Egypt cut the local-currency reserve requirement for banks to 10 percent today, the second reduction this year, to free up funds for lenders as government debt yields climb to near-record levels.
The central bank lowered reserve ratio from 12 percent to “further ease credit conditions in the market and provide additional permanent liquidity into the banking system,” it said in a statement. The rate was cut by the same amount in March, its first reduction in 13 years. The reserve requirement represents the amount of money a bank must keep aside as a percentage of deposits.
Local banks’ funding has come under pressure since the uprising that ousted Hosni Mubarak last year as lenders increased their holdings of government debt to compensate for a slump in purchases by foreign investors. Treasury-bill yields soared to record levels this year as the government sought to raise money to help finance its budget deficit.
“It’s positive but didn’t have a dramatic effect the last time they did it,” Liz Martins, Dubai-based senior economist at HSBC Middle East, said by phone. “It did contribute to yields coming down for a little while but we did see them edge back up and I think there are other reasons for those pressures to continue.”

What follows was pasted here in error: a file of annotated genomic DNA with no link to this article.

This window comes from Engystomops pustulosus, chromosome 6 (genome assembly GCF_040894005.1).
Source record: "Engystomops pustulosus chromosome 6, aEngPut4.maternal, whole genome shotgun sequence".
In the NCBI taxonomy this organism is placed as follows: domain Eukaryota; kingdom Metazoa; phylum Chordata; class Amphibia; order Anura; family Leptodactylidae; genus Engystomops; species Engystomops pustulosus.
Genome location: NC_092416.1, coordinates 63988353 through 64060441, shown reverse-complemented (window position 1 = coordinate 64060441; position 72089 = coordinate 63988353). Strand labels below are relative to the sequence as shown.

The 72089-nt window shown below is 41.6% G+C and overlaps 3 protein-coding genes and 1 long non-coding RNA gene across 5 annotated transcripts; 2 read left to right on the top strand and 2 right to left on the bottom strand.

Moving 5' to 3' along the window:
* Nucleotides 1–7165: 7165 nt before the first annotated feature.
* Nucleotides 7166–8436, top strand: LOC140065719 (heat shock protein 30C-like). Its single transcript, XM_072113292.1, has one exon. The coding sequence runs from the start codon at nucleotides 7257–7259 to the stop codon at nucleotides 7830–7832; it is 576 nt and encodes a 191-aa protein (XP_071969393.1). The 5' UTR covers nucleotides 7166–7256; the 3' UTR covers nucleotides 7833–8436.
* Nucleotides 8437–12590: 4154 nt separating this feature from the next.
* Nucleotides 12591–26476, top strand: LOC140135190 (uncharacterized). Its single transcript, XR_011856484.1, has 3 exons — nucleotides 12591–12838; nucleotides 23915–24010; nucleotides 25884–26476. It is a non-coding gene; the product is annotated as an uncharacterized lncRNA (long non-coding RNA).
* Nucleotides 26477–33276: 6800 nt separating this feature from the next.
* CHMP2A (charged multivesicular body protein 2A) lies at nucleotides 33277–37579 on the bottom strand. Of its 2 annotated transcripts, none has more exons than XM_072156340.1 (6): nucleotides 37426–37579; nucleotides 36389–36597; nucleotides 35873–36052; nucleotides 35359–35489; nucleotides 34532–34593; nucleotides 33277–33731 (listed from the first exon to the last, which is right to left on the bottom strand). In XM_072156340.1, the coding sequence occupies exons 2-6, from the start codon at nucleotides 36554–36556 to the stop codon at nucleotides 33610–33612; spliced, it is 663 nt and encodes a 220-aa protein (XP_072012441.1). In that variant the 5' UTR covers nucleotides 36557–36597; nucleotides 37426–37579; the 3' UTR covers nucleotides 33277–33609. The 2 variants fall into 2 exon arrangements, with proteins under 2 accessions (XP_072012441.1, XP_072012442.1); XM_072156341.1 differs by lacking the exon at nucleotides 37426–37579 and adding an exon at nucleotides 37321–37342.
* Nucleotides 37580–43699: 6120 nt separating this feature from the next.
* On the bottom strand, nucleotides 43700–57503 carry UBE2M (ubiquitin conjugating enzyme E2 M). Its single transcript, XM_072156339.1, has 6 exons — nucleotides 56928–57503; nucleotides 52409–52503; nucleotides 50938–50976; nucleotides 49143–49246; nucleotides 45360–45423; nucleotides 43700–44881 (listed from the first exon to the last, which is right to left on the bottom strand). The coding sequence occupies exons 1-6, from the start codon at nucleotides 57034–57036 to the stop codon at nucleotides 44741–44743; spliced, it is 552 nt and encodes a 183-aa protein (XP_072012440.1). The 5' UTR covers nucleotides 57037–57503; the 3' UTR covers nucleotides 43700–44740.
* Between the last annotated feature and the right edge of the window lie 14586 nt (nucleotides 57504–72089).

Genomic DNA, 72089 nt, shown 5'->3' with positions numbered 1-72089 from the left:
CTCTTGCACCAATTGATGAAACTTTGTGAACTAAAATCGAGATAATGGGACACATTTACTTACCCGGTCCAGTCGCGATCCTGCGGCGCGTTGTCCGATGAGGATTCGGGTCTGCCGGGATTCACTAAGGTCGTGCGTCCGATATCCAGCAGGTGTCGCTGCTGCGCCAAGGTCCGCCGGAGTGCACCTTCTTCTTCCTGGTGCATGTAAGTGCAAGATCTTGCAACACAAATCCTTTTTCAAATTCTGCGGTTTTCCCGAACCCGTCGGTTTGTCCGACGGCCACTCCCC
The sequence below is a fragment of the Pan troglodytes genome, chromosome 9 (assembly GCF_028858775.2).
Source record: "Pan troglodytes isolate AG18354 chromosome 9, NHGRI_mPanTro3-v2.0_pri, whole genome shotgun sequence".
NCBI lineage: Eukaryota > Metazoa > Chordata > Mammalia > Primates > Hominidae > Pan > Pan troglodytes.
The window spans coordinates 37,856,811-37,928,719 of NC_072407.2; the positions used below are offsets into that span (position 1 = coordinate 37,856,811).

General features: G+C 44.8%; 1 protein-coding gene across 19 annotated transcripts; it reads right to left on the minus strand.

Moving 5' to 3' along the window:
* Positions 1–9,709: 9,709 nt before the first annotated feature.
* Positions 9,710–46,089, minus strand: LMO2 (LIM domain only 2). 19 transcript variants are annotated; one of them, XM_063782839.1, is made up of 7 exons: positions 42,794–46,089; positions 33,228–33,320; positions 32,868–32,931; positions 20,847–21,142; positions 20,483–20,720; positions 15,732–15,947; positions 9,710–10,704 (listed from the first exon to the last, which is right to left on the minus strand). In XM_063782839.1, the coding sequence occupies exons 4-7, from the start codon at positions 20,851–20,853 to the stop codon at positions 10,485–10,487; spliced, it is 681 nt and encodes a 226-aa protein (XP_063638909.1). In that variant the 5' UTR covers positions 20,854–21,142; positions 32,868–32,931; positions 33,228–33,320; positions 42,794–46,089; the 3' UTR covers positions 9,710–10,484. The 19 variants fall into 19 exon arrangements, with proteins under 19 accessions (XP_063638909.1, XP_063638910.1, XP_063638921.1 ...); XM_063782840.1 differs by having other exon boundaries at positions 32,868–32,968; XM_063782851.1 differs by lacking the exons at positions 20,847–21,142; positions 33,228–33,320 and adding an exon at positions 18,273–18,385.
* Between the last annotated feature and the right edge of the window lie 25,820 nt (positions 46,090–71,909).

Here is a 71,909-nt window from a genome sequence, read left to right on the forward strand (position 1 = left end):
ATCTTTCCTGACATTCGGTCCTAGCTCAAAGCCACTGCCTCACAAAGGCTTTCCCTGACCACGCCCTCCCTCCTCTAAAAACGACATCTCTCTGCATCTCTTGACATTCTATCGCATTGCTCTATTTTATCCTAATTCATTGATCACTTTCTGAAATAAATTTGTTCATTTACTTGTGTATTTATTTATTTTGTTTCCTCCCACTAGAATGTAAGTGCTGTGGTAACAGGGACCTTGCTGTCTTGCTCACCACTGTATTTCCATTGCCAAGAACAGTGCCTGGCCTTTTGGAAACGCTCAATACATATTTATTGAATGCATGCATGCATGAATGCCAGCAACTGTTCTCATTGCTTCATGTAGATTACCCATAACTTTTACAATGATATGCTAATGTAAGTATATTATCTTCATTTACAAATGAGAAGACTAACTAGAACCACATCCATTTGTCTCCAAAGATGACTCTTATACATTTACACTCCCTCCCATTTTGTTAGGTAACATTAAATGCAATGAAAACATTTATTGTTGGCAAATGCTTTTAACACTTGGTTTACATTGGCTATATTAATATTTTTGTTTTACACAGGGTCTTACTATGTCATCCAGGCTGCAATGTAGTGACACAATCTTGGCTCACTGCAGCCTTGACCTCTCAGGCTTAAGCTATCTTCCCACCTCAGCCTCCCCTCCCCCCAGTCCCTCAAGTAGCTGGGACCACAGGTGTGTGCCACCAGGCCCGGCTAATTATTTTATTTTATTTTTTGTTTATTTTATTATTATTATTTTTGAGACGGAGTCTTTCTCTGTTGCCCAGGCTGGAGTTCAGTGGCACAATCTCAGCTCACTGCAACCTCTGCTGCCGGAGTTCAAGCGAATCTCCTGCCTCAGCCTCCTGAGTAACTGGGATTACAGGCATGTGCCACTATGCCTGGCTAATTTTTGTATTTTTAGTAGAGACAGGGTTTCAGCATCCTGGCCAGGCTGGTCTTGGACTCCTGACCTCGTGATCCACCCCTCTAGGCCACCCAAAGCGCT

The Arab country sold three-month treasury bills today at an average yield of 14.388 percent, the highest level since Bloomberg started tracking the data in 2006. It issued one-year securities last week at a near-record 15.899 percent.
The central bank will use all tools available to meet the liquidity requirements of local banks, Rania Al-Mashat, assistant sub-governor, said this month. The latest reserve-ratio change is effective from the so-called maintenance period starting June 26, the central bank said.